Celebrate Your Quirks!
by Kathy Gates
About 7 years ago, I became deaf in my left ear, due to nerve damage. At
first I wanted to hide it, ignore it, pretend it didn't exist. That didn't work
too well, so my next strategy was to make sure that people were always on my
"good" side. I pushed for the right chair at the restaurant table, and was
always sidestepping those I walked with to get into position. It was a lot of
work! And most of the time I still said "huh?" a whole lot anyway.
Sound familiar? Do you have something that you spend a lot of time trying to
hide, or justify, or manage.
What if instead, you chose to acknowledge your quirk, and accept it as part of
who you are. This may be a novel idea to a lot of you who spend a lot of time
trying to "overcome" a (perceived) weakness.
The key idea here is that you learn to enjoy the person that you are, instead of
trying to become someone. I'm absolutely NOT advocating that you use it as an
excuse, or a wall to hide behind. I'm absolutely NOT advocating that you lower
your standards, or even not work on raising your standards.
I'm simply suggesting a different approach. By being honest with others, and
with yourself, you take responsibility for how your weakness affects your life
and the people you care about. And THAT'S what you work on.
By accepting a weakness, it allows you to be honest with people. Example, "I
don't hear well on my left, so you'll probably need to tap me to get my
attention." Instead of feeling embarrassed or guilty, or spending a lot of
energy trying to hide it, I am able to just be honest about it.
Accepting that you have weaknesses helps you recognize and accept that other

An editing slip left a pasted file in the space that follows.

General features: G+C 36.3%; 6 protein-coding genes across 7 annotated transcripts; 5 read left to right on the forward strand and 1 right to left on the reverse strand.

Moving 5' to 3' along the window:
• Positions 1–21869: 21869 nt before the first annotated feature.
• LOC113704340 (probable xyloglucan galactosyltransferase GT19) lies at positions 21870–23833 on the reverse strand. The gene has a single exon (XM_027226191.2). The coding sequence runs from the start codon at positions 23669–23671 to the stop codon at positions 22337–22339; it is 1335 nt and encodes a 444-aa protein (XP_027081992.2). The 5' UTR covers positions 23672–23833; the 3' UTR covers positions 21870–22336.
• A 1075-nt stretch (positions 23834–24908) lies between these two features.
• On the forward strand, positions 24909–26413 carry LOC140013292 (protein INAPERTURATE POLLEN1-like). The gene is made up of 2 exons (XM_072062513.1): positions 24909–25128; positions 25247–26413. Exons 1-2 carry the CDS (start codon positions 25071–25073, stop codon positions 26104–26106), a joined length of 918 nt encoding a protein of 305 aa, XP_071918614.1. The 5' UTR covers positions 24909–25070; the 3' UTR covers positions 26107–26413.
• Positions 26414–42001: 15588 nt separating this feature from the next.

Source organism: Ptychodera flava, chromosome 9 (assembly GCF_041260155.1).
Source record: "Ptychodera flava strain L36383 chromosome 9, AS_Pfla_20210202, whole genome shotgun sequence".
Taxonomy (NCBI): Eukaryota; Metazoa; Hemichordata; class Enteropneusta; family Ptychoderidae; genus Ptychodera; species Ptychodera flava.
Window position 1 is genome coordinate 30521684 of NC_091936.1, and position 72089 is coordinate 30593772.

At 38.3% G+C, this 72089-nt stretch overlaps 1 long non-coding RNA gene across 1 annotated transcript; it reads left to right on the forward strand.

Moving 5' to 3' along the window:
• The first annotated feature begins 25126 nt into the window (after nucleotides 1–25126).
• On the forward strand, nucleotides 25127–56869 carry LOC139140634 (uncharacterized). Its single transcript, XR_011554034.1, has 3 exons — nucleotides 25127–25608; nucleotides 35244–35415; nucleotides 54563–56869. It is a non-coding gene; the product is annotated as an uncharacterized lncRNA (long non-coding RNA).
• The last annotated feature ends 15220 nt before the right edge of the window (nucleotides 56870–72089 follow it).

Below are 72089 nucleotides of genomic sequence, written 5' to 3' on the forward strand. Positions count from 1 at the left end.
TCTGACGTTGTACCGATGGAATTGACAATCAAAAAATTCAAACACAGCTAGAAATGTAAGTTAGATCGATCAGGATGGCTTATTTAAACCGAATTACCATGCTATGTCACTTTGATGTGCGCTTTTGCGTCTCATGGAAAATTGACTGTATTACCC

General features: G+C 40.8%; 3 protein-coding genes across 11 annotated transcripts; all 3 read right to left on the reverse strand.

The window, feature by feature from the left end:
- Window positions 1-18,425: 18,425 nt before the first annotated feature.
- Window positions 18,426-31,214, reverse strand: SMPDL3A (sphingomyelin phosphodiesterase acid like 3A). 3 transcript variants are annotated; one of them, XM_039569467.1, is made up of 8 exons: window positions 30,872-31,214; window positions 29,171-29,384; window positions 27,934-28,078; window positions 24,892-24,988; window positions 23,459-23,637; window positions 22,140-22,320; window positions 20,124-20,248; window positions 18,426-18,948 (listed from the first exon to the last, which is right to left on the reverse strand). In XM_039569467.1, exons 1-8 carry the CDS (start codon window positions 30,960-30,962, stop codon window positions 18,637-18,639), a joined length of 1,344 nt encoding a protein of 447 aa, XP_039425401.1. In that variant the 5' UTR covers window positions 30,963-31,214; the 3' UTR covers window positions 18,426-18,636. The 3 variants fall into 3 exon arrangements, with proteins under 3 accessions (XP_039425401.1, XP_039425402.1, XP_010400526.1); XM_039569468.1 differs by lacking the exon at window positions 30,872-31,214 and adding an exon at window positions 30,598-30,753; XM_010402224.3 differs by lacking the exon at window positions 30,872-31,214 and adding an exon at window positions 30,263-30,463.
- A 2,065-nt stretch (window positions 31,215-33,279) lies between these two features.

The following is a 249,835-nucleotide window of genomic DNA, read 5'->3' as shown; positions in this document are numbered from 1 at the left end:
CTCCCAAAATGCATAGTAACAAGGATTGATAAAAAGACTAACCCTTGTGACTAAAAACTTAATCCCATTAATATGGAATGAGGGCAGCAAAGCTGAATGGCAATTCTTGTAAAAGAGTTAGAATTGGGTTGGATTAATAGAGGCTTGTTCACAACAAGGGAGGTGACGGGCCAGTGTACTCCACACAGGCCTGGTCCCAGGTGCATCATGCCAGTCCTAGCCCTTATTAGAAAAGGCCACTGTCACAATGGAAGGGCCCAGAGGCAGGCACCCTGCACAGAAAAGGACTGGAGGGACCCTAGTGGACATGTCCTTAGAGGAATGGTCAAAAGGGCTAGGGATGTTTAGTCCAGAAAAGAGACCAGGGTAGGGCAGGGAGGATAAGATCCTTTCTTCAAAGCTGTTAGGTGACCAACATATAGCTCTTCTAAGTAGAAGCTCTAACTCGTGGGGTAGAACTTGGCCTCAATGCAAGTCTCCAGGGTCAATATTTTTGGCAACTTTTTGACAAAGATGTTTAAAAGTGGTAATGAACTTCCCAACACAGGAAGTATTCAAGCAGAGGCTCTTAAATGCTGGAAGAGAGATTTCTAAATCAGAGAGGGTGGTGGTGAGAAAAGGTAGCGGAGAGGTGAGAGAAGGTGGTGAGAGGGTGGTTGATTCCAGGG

people also have weaknesses, or 'quirks' just like you do. It helps you see how
your quirkiness affects them, and how their personal preferences or quirks (or
weakness if you insist!) affect you. It helps you ask for patience and
understanding, and be more willing to be patient and understanding as well. And
isn't that what you're really looking for in the first place?
Let's take this a step further.
Often there are even good things lurking untapped under a (perceived) weakness.
My hearing loss has made me more sensitive to body language and tone, and I
often pick up on things that haven't been expressed in words.
I have a friend who is known for being "picky", and it can drive her family a
little nuts at times. But that attention to detail has gotten her promoted in
her job more than once.
Where would TV's Joan Rivers be without her "weakness" for gossip? Not rich and
famous, that's for sure!
However, it's important to remember that a happy life is all about balance --
everything in moderation. Anything that runs your life (or ruins it), even if
it's a "good trait", is swinging the pendulum too far the other way.
A good example would be if you perceive your weakness to be that you are a
worrier, yet you find that being cautious and skeptical has kept you from doing
some things you're glad you didn't do, that's great.
But if worrying is keeping you from living a full life, then it's swung too far
the other direction. See the difference?
In your life, you are equal to more than the just the sum of all your parts.
It's the combination of them, that makes you special, unique, loveable, and
quite frankly, interesting. It's the balance of them that makes for a happier,
healthier, easier, better life.
If you try to "overcome" or deny your quirks, you'll end up denying yourself.
And that's no way to live. Success is about living life on your own terms –
whatever you define that to be. And sometimes the imperfections are the best
Kathy Gates is a Certified Emotional Intelligence Coach in Scottsdale Arizona
who specializes in focus and motivation. She will coach you via email or
telephone, your choice. Take a look at Real Life Coach (http://www.reallifecoach.com)
for more information.